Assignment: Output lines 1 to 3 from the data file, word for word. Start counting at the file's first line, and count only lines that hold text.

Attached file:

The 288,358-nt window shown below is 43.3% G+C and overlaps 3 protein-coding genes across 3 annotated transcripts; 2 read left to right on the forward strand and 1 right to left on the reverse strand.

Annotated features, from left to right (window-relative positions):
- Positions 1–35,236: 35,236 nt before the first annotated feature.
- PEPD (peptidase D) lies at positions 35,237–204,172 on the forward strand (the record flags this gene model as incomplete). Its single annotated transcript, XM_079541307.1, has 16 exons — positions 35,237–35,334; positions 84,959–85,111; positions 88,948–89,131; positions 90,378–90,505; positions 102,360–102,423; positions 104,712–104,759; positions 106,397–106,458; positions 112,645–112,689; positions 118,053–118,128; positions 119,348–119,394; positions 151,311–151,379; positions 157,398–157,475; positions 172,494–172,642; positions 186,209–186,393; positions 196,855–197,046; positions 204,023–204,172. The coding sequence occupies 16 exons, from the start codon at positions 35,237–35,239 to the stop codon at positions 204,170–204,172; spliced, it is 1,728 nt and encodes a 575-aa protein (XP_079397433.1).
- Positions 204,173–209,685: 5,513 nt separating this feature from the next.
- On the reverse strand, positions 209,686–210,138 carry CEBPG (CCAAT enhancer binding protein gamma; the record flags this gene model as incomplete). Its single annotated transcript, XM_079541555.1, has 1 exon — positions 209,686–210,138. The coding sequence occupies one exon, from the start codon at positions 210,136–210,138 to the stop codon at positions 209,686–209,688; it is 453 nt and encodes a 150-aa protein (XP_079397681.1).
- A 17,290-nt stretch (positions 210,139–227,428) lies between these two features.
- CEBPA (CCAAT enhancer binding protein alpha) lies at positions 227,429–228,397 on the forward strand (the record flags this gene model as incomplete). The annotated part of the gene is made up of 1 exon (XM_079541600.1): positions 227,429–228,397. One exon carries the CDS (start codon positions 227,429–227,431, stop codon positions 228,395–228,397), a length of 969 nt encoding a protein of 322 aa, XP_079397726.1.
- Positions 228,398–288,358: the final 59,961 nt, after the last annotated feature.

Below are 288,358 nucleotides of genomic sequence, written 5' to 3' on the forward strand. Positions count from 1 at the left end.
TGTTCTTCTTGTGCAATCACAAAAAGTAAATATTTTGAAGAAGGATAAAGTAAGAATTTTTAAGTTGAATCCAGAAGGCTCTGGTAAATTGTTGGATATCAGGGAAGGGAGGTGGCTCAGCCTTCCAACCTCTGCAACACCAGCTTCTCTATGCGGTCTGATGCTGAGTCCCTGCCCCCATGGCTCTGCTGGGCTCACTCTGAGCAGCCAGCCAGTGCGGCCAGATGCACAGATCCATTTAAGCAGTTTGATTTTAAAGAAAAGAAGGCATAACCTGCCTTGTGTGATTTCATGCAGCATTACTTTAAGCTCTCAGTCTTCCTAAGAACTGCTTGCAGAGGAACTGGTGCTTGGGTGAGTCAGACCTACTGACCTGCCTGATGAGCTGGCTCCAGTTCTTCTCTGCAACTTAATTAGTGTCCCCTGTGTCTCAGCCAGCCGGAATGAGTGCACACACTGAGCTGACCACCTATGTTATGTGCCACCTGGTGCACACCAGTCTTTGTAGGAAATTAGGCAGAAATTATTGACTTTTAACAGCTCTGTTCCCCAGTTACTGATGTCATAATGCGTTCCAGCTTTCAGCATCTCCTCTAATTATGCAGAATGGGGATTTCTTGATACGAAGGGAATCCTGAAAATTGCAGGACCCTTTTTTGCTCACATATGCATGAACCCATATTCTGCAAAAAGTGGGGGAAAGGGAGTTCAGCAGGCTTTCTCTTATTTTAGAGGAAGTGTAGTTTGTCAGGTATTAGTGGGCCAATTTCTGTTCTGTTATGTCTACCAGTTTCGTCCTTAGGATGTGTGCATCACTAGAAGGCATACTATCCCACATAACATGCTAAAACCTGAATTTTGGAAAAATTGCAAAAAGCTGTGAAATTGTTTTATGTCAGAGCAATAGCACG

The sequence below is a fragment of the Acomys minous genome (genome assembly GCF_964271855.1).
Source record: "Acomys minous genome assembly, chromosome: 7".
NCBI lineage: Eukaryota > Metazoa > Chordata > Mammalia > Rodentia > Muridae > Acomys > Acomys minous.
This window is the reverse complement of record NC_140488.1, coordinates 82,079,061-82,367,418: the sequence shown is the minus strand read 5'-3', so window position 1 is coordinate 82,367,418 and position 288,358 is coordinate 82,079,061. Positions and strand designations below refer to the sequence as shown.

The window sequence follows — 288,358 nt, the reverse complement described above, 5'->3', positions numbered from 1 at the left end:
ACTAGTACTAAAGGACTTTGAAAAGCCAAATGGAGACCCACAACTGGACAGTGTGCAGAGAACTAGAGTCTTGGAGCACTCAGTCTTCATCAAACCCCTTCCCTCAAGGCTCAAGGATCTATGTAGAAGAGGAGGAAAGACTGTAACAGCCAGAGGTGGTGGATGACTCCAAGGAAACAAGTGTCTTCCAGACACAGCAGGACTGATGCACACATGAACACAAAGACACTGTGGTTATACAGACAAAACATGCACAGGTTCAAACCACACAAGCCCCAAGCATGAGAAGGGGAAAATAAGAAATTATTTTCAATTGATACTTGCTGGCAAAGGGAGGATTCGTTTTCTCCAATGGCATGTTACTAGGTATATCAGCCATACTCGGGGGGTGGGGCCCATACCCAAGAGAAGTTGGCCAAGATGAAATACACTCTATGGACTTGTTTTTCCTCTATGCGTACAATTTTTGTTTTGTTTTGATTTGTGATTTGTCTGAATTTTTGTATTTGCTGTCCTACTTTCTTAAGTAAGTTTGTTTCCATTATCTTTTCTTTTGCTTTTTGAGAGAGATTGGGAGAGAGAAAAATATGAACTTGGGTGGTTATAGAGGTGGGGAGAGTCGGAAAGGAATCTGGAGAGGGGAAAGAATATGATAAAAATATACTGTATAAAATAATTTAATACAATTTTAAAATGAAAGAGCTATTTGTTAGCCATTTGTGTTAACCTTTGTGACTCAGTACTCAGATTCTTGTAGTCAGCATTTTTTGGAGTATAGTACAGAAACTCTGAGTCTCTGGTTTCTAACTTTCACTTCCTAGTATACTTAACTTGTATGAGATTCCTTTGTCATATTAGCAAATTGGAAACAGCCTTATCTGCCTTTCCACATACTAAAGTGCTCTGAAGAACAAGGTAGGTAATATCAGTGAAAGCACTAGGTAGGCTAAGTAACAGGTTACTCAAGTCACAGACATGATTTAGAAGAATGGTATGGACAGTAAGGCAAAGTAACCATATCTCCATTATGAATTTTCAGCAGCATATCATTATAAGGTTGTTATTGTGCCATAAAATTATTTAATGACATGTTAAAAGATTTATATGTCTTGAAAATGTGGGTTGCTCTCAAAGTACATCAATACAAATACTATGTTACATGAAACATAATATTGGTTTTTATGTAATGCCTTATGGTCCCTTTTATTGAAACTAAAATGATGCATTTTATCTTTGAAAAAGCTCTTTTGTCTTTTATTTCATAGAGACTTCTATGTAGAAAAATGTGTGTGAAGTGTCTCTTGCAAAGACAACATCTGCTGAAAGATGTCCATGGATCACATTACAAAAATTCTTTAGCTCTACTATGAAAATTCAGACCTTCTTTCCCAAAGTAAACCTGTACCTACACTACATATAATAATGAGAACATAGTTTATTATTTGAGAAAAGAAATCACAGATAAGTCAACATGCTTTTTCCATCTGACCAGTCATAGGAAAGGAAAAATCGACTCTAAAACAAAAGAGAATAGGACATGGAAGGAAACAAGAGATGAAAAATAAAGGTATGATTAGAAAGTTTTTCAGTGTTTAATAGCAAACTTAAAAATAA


The 288,358-nt window shown below is 43.3% G+C and overlaps 3 protein-coding genes across 3 annotated transcripts; 2 read left to right on the forward strand and 1 right to left on the reverse strand.

Annotated features, from left to right (window-relative positions):
- Positions 1–35,236: 35,236 nt before the first annotated feature.